The NAACP would not stop at the state’s decision to side with Topeka’s Board of Education in 1951. So their appeal made its way to the Supreme Court in 1952, which combined Brown with Briggs v. Elliot, Davis v. County School Board of Prince Edward County, Gebhart v. Belton, and Bolling v. Sharpe. The combining of these cases allowed the NAACP to clearly illustrate the numerous injustices and inequalities that existed within the segregated schools as well as the negative affects Jim Crow had on the black students. Within the Supreme Court, the NAACP relied on Kenneth Clark’s psychological research to exemplify the mental damage segregation had on black children. Marshall and the other lawyers did so by using Clark’s study in 1947, on children’s preference to play with black or white dolls.20

The study entailed Mr. and Mrs. Clark asking children between the ages of three and seven to answer a series of eight questions by choosing one of four dolls. The questions asked were,

Give me the doll that: (1) you like to play with or the doll you like best, (2) is the nice doll, (3) looks bad, (4) is a nice color, (5) looks like a White child, (6) looks like a colored child, (7) looks like a Negro child, (8) looks like you.21
Out of the 253 black children who participated in this study, 143 of them came from segregated southern schools and the other 119 came from integrated northern schools. What the Clarks learned that these children’s responses was that segregation was devastating to one’s moral perception of identity and equality. Clark learned that the majority of these children identified themselves with the colored doll, yet preferred the white one, thought of it as the nice one, and the one with the ideal color. Ultimately, Clark’s study revealed a truth that black children had accepted societal racism and suffered immensely because of it. His study was also a tangible way of seeing how a black child viewed himself or herself in relation to whites through the lens of segregated education and other public facilities.22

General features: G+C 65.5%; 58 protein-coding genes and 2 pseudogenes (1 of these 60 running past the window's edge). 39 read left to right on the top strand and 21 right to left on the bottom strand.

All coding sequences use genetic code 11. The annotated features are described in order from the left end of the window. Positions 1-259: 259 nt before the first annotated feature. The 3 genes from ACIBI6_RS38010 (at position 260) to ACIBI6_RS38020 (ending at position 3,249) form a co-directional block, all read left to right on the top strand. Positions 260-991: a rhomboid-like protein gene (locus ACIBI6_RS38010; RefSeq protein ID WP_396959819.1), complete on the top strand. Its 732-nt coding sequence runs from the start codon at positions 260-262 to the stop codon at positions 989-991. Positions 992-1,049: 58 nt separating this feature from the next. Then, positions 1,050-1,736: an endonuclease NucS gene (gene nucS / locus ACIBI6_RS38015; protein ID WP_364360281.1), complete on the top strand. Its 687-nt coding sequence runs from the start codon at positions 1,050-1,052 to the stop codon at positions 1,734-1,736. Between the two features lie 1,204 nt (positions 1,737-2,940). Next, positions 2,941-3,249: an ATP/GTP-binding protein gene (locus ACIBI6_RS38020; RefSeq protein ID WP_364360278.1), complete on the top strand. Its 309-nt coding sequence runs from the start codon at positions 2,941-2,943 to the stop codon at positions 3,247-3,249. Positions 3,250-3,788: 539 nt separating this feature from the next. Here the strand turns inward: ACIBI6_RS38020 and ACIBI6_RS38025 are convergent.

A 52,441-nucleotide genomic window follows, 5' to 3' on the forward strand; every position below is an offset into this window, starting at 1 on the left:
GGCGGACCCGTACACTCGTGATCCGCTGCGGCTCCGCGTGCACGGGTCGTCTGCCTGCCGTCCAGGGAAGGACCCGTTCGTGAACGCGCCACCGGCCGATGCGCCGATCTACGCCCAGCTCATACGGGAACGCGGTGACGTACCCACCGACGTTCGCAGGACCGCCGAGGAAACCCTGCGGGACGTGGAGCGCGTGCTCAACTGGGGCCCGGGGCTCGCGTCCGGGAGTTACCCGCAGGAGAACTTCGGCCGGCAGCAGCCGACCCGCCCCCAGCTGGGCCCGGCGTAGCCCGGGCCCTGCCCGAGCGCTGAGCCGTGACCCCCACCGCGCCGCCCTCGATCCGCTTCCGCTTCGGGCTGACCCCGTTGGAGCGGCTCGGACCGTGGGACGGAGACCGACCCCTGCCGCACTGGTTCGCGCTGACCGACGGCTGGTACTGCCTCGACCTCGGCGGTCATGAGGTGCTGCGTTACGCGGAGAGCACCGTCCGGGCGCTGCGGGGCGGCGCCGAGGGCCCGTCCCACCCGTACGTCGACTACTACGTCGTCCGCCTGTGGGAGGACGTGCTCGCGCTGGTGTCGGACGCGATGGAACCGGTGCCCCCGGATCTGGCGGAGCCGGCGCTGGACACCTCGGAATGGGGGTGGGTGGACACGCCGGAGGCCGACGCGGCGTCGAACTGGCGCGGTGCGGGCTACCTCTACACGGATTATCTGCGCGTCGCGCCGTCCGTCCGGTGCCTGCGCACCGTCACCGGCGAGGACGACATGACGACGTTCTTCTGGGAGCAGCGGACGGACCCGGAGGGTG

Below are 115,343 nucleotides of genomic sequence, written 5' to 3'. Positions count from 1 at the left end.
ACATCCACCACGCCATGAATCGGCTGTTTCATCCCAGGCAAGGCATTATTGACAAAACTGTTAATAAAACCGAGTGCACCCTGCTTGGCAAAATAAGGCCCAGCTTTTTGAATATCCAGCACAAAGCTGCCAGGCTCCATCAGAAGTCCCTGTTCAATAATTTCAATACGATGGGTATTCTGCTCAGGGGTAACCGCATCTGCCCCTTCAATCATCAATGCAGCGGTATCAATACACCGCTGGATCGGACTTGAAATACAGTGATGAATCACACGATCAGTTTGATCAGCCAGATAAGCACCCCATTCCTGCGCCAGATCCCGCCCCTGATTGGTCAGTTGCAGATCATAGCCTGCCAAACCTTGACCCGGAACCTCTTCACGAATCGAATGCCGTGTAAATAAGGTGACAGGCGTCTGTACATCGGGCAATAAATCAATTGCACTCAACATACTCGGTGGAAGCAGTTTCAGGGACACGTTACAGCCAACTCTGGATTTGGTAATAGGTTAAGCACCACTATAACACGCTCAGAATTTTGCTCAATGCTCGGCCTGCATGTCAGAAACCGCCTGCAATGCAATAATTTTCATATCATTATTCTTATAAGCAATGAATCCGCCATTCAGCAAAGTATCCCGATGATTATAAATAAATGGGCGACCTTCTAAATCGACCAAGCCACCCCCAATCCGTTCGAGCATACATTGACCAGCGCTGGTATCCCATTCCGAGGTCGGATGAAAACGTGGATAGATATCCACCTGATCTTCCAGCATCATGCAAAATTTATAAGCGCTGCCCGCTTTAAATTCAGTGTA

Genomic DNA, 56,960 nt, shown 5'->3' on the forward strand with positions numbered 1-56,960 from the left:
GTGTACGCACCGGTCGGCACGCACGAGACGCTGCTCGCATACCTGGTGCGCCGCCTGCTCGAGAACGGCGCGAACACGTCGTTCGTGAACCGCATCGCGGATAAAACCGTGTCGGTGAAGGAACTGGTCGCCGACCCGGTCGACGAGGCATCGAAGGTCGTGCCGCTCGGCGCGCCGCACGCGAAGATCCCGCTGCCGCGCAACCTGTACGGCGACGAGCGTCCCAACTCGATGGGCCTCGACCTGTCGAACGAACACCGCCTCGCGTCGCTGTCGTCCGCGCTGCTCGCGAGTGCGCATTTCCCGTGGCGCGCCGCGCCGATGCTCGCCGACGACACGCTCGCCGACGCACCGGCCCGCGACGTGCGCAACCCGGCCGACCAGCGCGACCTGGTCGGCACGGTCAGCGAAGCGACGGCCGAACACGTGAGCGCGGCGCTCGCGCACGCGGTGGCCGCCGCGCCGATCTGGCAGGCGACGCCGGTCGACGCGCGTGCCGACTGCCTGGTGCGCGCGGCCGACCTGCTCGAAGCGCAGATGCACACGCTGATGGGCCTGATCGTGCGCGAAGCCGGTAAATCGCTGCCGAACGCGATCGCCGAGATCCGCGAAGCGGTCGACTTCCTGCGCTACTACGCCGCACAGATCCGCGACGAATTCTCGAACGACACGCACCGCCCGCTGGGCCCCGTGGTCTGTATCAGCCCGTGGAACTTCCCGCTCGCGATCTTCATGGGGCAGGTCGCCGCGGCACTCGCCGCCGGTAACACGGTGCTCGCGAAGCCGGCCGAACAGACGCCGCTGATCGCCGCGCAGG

These types of psychological arguments presented by the NAACP made it very difficult for the Supreme Court to ignore the demoralizing and dehumanizing effects segregation had on black children. With the 14th Amendment in question, an article in the New York Times on December 7, 1953 shared with its readers a synopsis of where the court stood with its hearing and what the potential outcomes may be. Having revisited the cases from South Carolina, Virginia, Delaware, and Kansas, in light of the 14th Amendment and the District of Columbia’s question of the 5th Amendment, Marshall told the court that abolishing segregation was not only within their power but also their moral duty.23

The 14th Amendment prohibited “any state from making or enforcing any law that would abridge the privileges or immunities of citizens of the United States.” So one of the courts questions was whether or not Congress intended for this amendment to end school segregation. With that decision in the hands of eight Supreme Court judges, the significance and impact of their decision could drastically change the racial stigmas, stereotypes, and educational opportunities for blacks across the country. Regardless of how the court would decide, their decision would affect roughly “10,000,000 white school children and 2,500,000 Negro children in seventeen states and the District of Columbia.” Out of those seventeen, many of the southern states mandated school segregation and in others, it was optional under local law. Throughout the many of these states, there was a fear among blacks however, that even if the court decided to desegregate the schools, they may be in greater danger than ever before. There was the fear of potential increases in school violence, false accusations of sexual harassment against blacks, and possible increases of lynching.24

Despite the hardships that could potentially arise, black’s wanted true equality and liberty regardless of the cost. Testimonies of men who sought out freedom apart from the NAACP and other organizations were those like a black American corporal who returned from World War II and said, “I spent four years in the Army to free a bunch of Dutchman and Frenchmen, and I’m hanged if I’m going to let the Alabama versions of the Germans kick me around when I get home.” He finished by saying, “I went into the Army a nigger; I’m comin’ out a man.” This corporal’s attitude and frustration brought about an even greater hatred towards the system of segregation because he defended his country regardless of his race, only to come home to face another war where he could do very little about it. Sentiments like this make it very easy to feel the frustration other blacks must have felt because of the Jim Crow laws, the separate but equal act, and the racial stigmas throughout the South.25